What Should be Documented?

So far, this course has given you a better understanding of why collections need to be documented and outlines how we can meet our objectives. We must also be in a position to know exactly what to document when dealing with the objects of a collection.

Let us start with a simple situation scenario exercise.

Exercise 2 : Situation Scenario Workshop: Documenting an Object

This exercise has probably helped you realize that it is not that easy to describe the objects of a collection consistently or to organize the information logically.

The chances are that the descriptive information collected on each object can be grouped together in the following broad information categories:

name, identification number.
Physical description:
material, technique, medium or support, colours, shape, decorative motifs, inscriptions.
the place of origin, the place where it was made, the name of the previous owner(s), the acquisition mode and acquisition date.

The collections can deliver a certain amount of information concerning their nature and function, their provenance, and the context of use. Furthermore, the activities for which the collections are used in the institution can generate even more information to collect and record.

Note also that the documentation process does not have an end. There will always be new information to gather on the collections. It may be based on a specialist's new understanding of a work or a style, involve specifying the new conservation condition of a damaged object, or reflect a change in the Latin taxonomy of a natural sciences specimen following new scientific research.

The documentation process is therefore dynamic and continuous.

The systematic identification, location and organization of the information, which can vary from one object to the next or from one type of collection to the next, requires a meticulous, thorough approach — hence the importance of establishing a well-defined descriptive system for the group of objects making up the collections.

Upon closer examination of the information gathered during the exercise done earlier, you will notice that it can be grouped into two categories:

  • Information on the object's physical characteristics (identification, size or dimensions, materials or description).
    • This is the information that the object directly conveys. It is important to learn how to ask all the right questions about the object.
      • What is the object's name? Does it have a title?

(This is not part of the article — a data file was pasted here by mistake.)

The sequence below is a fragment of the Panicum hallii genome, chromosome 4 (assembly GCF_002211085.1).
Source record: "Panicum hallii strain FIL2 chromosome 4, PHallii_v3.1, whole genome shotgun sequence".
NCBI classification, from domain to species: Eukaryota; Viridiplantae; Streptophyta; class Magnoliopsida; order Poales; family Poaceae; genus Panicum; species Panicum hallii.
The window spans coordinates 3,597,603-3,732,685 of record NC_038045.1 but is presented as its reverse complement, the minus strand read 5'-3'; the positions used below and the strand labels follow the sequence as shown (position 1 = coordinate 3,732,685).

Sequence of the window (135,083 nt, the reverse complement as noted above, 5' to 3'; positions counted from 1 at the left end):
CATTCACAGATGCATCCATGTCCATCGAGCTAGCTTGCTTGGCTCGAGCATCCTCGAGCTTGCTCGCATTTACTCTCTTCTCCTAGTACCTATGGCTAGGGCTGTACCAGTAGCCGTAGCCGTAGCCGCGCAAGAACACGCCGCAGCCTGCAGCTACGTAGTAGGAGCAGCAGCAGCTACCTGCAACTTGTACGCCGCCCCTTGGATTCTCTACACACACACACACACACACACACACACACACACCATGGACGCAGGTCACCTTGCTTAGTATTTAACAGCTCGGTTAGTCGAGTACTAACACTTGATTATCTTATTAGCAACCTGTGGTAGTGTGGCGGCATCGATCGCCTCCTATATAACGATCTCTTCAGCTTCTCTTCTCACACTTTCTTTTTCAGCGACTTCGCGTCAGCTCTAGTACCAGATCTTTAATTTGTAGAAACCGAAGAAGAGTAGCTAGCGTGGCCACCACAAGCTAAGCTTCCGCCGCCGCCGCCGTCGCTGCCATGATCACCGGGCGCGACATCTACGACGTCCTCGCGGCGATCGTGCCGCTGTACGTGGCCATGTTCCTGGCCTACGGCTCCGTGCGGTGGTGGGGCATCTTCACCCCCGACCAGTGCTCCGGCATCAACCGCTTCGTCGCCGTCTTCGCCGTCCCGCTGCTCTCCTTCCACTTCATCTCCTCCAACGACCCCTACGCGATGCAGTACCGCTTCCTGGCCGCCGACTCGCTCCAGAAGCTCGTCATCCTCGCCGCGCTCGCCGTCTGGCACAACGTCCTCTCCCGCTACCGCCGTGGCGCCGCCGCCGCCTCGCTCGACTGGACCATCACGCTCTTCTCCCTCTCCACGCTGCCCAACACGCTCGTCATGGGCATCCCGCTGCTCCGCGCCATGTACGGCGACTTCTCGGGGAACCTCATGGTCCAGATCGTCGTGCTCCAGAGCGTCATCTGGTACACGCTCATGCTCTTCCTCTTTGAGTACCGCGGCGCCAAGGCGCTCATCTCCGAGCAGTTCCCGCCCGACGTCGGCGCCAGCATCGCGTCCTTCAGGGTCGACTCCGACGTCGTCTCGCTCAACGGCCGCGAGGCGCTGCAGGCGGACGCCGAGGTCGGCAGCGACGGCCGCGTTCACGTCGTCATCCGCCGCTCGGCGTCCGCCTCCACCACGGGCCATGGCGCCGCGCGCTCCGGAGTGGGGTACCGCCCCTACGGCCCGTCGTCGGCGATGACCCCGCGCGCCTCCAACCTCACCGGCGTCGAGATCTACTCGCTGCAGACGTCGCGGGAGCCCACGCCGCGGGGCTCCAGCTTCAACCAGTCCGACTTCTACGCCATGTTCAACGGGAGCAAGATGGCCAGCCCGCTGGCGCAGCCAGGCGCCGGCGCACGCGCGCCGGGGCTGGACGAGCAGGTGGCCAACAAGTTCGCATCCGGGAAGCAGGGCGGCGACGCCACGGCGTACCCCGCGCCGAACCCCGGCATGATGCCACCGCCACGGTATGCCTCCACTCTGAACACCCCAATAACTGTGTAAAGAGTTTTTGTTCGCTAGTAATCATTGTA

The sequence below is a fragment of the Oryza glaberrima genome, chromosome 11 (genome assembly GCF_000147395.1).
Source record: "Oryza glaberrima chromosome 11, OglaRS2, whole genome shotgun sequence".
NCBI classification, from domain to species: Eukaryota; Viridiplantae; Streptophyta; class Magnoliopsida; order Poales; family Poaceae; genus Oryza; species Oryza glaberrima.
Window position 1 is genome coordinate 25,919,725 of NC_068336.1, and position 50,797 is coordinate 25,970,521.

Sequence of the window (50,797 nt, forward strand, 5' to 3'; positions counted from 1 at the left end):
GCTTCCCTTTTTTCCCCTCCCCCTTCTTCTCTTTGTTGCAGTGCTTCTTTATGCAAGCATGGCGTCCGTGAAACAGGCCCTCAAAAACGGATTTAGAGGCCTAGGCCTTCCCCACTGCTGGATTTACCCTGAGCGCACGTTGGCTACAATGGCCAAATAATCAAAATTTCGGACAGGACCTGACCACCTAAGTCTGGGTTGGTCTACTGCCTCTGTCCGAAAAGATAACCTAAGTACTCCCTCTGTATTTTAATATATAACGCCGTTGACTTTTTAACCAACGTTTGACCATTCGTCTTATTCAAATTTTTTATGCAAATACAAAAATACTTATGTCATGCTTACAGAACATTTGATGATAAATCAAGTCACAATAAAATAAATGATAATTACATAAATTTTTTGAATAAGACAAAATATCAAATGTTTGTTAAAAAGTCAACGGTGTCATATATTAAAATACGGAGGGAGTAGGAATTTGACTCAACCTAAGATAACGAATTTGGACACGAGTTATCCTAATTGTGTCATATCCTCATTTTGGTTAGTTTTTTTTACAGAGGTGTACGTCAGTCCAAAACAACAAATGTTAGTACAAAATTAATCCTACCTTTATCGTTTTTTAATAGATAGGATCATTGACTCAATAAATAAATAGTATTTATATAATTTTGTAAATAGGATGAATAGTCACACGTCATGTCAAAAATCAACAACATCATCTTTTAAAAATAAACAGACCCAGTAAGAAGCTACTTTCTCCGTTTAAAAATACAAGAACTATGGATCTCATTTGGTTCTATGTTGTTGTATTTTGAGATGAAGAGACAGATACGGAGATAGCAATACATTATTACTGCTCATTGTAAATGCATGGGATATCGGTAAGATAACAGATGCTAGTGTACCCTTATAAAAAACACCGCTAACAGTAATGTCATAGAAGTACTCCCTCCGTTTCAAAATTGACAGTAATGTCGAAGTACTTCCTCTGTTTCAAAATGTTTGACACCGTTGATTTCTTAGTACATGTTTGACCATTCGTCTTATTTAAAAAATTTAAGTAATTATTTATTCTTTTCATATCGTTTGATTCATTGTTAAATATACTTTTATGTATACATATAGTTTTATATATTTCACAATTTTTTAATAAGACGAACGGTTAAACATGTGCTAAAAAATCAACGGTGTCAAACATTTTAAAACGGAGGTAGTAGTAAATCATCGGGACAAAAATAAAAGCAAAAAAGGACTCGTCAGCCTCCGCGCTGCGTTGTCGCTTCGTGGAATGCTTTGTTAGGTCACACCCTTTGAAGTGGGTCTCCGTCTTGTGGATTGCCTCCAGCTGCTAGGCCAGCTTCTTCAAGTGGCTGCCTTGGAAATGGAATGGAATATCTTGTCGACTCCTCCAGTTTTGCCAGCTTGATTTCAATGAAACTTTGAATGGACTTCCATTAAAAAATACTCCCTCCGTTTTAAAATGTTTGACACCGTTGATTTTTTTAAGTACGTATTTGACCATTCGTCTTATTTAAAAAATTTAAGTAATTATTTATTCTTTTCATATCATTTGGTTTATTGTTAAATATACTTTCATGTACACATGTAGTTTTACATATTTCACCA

• What is it made of?
      • What size is it or what are its dimensions?
      • What inscriptions can be found?
  • Information relating to the life and scientific understanding of the object (artist, manufacturer, origin, use, culture, etc.).
    • This is the contextual information that is known about the object. It is essential to establish a practice of collecting information from potential sources, such as the donor or the user.
      • How old is it?
      • Who made it or manufactured it?
      • To whom does it belong, or to whom did it used to belong?
      • What is its history?

These two types of information complement each other.

When we think about a collection development project, we legitimately hope to be able to have a detailed and comprehensive description of each object in the collection. However, because of the finite resources at our disposal, there are limitations on the nature and quantity of information that we are actually able to collect on the objects.

It is therefore important to be able to answer fundamental questions when planning a collection development project:

  • What information needs to be recorded?
  • Where is the required information located?
  • How do we organize the information?

The information concerning an object or a collection is only complete when it is recorded properly, organized into a functional system, and becomes available and accessible, both within and outside the institution. An efficient descriptive system involves a logical, structured organization of the information for each collection object.

Setting up a descriptive system such as this involves choosing the most suitable tools, based on the institution's needs, on the needs of those who use the information, as well as on project's specific objectives.

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This resource was published by the Canadian Heritage Information Network (CHIN). For comments or questions regarding this content, please contact CHIN directly. To find other online resources for museum professionals, visit the CHIN homepage or the Museology and conservation topic page on Canada.ca.

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